Lately, it seems that a daily glance at the news headlines is accompanied by a fair amount of dread, invariably producing one or all of the following reactions. Head scratching. Stomach churning. Fist pounding. Heart aching. Yes, these are incredible—and incredulous—times we’re living in, and many of us achieve a minor victory each day by simply not losing our f***ing minds.
The music world, on the other hand, has once again proven to be a steady source of solace and inspiration, with an abundance of first-rate albums surfacing over the past six months. And as we anxiously look toward all of the promising new releases slated for 2018’s latter half, we’ve stolen a moment here to take stock of the 30 finest albums of the year thus far.
Have a look (and listen) at the list below, let us know if we’ve overlooked any of your personal favorites, and be sure to take a few long, deep breaths as you drop the needle or press play to escape the realities of the day, if only for a few moments.
According to Liz Itkowsky: "Though No Shame derives from the darkest hours of Allen’s life, it’s ripe with the insanely catchy pop hits with cheeky lyrics that remind everyone of what made her a star in the first place."
According to Justin Chadwick: "Though the story of this master storyteller’s career is destined to continue evolving in exciting ways in the years (and albums) to come, May Your Kindness Remain offers convincing affirmation that persistence and passion can pay off for artists who have songs of substance to share with the world."
According to Kenneth Hicks: "While pro-Black art has seen an uptick in the mainstream, some artists have been providing such work for years, and a prime example is the supergroup known as August Greene. The group consists of Common, Robert Glasper, and Karriem Riggins—three highly-accomplished artists that have nurtured different mediums, but all capture the soulfulness that's birthed from being Black in America. Their debut as August Greene is an embodiment of the cultural pride they have shown in the past."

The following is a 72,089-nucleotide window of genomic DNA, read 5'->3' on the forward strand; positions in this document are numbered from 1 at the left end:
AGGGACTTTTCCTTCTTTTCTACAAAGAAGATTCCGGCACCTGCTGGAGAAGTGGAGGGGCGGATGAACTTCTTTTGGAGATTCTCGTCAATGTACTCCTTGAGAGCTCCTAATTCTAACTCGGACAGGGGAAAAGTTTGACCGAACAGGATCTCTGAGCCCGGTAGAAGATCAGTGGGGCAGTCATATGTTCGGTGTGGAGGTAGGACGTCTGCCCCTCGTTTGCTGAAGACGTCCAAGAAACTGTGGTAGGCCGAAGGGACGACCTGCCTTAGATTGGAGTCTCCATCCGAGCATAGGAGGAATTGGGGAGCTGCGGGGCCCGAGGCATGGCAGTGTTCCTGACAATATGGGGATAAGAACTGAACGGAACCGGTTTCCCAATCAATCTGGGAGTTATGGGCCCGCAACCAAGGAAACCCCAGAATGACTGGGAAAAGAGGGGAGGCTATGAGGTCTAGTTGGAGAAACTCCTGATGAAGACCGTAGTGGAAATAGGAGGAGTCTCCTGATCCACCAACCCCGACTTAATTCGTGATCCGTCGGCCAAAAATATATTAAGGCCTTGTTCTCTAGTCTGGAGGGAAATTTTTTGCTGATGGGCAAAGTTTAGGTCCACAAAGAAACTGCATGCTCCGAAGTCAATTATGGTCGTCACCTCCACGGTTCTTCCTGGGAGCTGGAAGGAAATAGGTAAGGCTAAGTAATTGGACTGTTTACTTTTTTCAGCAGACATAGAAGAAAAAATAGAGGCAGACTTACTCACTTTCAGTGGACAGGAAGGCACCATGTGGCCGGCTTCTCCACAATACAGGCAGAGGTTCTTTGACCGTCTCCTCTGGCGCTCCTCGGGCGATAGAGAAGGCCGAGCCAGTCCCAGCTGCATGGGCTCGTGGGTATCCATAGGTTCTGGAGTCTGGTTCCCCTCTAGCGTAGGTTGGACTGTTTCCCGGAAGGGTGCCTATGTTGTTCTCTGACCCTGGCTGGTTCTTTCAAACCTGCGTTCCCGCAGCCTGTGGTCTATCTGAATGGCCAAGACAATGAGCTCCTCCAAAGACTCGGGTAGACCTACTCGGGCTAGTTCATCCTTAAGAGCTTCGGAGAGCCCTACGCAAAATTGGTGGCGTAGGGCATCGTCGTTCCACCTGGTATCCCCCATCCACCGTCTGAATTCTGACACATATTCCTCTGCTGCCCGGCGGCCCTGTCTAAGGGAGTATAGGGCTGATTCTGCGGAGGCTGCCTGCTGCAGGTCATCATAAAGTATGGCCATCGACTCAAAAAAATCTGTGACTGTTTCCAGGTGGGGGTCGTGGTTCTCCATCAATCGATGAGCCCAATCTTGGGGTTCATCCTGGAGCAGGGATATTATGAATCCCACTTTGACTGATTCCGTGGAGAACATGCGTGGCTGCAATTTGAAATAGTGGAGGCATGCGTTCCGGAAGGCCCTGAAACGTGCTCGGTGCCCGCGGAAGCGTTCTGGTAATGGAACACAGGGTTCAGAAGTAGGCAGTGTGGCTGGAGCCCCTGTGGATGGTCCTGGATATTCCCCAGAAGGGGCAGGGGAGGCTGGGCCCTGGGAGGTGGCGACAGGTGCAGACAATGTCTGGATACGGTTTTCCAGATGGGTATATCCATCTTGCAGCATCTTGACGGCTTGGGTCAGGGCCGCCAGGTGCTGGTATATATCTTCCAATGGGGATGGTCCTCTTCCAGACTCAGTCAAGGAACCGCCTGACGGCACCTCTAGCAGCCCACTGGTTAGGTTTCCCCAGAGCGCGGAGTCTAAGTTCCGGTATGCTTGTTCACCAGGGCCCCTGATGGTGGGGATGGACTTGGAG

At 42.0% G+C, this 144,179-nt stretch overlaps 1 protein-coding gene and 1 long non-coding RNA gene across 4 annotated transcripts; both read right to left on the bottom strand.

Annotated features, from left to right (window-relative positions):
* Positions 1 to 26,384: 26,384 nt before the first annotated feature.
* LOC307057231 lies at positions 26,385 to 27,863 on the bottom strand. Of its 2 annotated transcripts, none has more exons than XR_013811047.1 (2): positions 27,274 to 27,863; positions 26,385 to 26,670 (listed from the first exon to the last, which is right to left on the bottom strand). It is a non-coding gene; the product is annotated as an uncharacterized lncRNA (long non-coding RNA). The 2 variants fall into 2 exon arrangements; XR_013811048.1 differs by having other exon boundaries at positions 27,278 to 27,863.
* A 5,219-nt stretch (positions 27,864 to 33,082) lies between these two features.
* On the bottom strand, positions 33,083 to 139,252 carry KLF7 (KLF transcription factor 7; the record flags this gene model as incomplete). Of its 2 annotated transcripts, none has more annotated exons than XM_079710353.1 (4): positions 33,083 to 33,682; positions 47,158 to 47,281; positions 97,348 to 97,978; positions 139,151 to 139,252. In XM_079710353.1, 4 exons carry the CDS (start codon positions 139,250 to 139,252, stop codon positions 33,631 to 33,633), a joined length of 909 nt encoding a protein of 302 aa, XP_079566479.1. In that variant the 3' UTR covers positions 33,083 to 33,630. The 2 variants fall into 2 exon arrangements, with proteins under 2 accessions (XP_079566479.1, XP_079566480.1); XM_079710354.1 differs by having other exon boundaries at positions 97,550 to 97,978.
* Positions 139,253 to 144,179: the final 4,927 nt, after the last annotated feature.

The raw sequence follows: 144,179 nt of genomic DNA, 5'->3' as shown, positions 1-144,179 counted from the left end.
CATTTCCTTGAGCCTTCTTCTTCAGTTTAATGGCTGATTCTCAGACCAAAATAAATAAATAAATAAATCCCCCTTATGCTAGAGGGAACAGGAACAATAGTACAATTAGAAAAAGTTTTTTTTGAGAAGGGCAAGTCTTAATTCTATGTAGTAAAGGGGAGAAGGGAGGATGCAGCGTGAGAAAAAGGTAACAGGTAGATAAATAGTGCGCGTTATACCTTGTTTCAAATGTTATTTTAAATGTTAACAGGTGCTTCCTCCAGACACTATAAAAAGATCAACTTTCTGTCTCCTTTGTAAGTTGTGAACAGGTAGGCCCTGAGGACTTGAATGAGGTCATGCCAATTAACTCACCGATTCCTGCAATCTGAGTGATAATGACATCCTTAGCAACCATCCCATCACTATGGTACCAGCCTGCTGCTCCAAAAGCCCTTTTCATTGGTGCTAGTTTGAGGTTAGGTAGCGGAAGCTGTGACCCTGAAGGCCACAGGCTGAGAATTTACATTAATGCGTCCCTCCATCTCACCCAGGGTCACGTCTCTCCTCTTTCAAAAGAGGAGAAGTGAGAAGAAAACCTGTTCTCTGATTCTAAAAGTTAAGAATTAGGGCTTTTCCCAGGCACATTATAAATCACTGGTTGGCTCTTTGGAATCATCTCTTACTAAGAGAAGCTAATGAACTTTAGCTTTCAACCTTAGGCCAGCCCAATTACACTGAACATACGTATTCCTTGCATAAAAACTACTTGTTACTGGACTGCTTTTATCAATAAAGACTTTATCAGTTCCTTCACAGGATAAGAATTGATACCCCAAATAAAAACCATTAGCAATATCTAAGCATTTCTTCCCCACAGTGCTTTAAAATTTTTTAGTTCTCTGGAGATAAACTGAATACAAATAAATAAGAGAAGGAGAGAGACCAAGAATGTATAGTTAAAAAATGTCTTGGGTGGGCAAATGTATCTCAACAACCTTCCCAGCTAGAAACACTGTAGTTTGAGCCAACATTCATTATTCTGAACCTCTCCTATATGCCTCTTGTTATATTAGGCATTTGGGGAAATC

According to Liz Itkowsky: "Tell Me How You Really Feel is not Barnett’s thesis; it’s simply a good album from a great songwriter, and hopefully one of many. The ability to talk about emotion in a concrete, expressive way, while staying miles away from sentimentality is rare. But it’s apparently second nature to Courtney Barnett."
According to Liz itkowsky: "How have Beach House crafted so many beautiful albums, aging much better than several of their peers, out of gently leaning on an organ? It’s shoegaze, dream pop, whatever you choose to call it, but still uniquely Beach House and done to perfection."
According to Patrick Corcoran: "At just 10 songs, the album never outstays its welcome. It is lean, taut and entirely played and produced by Bonet. It seems entirely unfair to be blessed with a voice so beautiful and to be able to play so many instruments, as well as produce them so cleanly. But hers is a talent that clearly knows no limits."
According to Liz Itkowsky: "While hope feels thin, All Nerve isn’t a collection of songs about despair. There is an anxious current running beneath each track, electrifying and inconsolable at the same time. Throughout the album it feels like the group is evicting shame to make space for loneliness (or maybe just reflection). The optimism comes from the existence of the album, and the collective effort of the four people needed to make it happen."